Your family tree has…

  • ROOTS. Something is central to your home. It is what drives and motivates you. It is where you have your primary interest and investment, measured in dollars, energy, and time. For your family tree to survive, you must be “firmly rooted and…built up in [Christ]” (Col. 2:7).
  • BRANCHES. Your home is an influence on the larger community surrounding you. Every facet of your life, your job, your friends, the church you attend, and your community, is impressed, positively and negatively, by your home. You have a reputation. You are seen. As your family branches out into the world, what impact is it making for Christ? Remember, “If the root be holy, the branches are too” (Rom. 11:16).
  • NUTRIENTS. God made the tree to eat and drink, and by such it lives. If the nutrients are cut off (via drought or disease or damage), the tree dies. Likewise, our family tree must be nourished properly to keep each member of it alive. We must keep “constantly nourished on the words of faith and of the sound doctrine” (1 Tim. 4:6).
  • FRUIT. It may be acorns, cones, blossoms, or edible fruit, but trees bear fruit. When a fruit-bearing tree ceases production, it is a sign of trouble. At best, such a tree has lost its value. Our family tree will be known by its fruits (cf. Mat. 7:16,20). Failing to bear good fruit (Gal. 5:22-23) or bearing bad fruit (Luke 6:43) is condemned by God.
  • PREDATORS. “Dutch Elm Disease,” beetles, ants, and termites can all prematurely end the life of a tree. Sometimes, what kills the tree cannot be readily seen. Trees can be eaten from the inside out, and by the time the damage is visible it is too late. How like the damage predators do to the home! Three are so many! Tragically, sometimes the damage comes from within—what we do or allow to happen in the family. Satan is the predator of the home, but he works through human agency.
  • LEAVES. There are evergreens, conifers, and pines, but hardwoods are the most fascinating to me. I like their annual cycle. In Spring, the trees are in bloom and put on their leaves. They flourish in Summer. In Autumn, they are vibrant in color and beautiful. In Winter, they die and leave the tree. Parents, think of your children as those “leaves.” From birth, they bud and grow. Hopefully, in the teen years after trial and tribulation they begin to absorb and emulate the good principles we have taught. It can be a beautiful time. Then comes the time for them to leave. Remember that they are going to leave home some day. Make sure they leave spiritually and eternally prepared.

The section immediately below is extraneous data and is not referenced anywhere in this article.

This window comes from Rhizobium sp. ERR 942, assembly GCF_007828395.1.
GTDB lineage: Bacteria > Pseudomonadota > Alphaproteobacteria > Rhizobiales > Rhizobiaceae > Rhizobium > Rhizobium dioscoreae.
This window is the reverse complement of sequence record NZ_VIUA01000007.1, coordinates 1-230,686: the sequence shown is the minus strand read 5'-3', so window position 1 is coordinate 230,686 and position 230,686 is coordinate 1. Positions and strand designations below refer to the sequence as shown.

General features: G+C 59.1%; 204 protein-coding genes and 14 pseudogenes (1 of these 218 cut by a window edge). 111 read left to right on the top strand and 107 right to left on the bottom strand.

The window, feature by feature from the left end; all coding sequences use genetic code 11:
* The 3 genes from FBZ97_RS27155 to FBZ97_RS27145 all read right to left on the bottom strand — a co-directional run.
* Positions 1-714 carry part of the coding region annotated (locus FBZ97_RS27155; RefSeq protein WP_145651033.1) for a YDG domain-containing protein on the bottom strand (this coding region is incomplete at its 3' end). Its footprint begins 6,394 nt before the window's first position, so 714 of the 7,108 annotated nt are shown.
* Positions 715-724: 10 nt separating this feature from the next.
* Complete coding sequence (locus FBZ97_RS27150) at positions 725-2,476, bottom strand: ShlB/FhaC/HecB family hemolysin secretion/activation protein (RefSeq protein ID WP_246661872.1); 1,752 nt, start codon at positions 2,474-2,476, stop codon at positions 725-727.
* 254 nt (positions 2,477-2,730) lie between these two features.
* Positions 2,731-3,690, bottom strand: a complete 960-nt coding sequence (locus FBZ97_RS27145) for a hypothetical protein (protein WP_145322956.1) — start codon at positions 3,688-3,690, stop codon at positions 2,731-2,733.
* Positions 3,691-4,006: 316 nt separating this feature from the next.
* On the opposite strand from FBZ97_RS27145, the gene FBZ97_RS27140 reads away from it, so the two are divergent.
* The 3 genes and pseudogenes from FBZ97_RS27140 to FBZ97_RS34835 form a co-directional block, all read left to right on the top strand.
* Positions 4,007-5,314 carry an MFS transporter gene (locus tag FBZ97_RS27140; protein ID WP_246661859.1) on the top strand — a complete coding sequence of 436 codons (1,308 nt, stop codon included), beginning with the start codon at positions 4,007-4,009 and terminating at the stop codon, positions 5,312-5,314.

DANIEL AND SUSAN BAKEMAN

Neal Pollard

In the annals of American history there is a remarkable story you may not know.  Daniel Bakeman was born on October 9, 1759.  He married Susan Brewer on August 29, 1772, though not yet a teenager.  Soon thereafter, he joined the American army during the Revolutionary War.  Not only did he survive the war, he lived almost another 100 years.  When he died on April 5, 1869, he was most likely the last surviving veteran of the war that made us a country.  He lived about four years after the end of the Civil War.  As remarkable as that distinction is, he also was part of another world record that still stands to this day.  His marriage to Susan lasted until September 10, 1863, when she passed away.  That means the Bakemans were married for 91 years and 12 days!

I cannot find anything about the details of that marriage, though they left many descendants who carry, through various spellings of the family name, the names Bachman, Beckman, Bakeman, Bateman, and even Baker (genealogytrails.com).  Various archives indicate that Mr. Bakeman was spry and humorous to the end and that Mrs. Bakeman exhibited needlework she had done without the aid of glasses when she was 102.  They lived and died in a town called Freedom, and Mr. Wakeman holds the distinction of having voted in every election from Washington to Grant!

As remarkable as his military distinction is, his marriage distinction deserves higher honor.  He fought in and survived a war that lasted less than ten years.  He endured hardships, who knows how many ups and downs, and undoubtedly some trying marital moments en route to almost a century of marital bliss.  They were together to the end, an exaggerated example of commitment and highest love.

You will almost certainly fail to break the Bakemans’ record for length of marriage, but you might exceed what they enjoyed for depth and breadth.  What are you doing to build upon the highest love for your spouse?  What daily investments are you making?  Your marriage will be remembered by those who know you.  How it will be remembered is something over which you exert full control.  Make it a legacy of lasting love!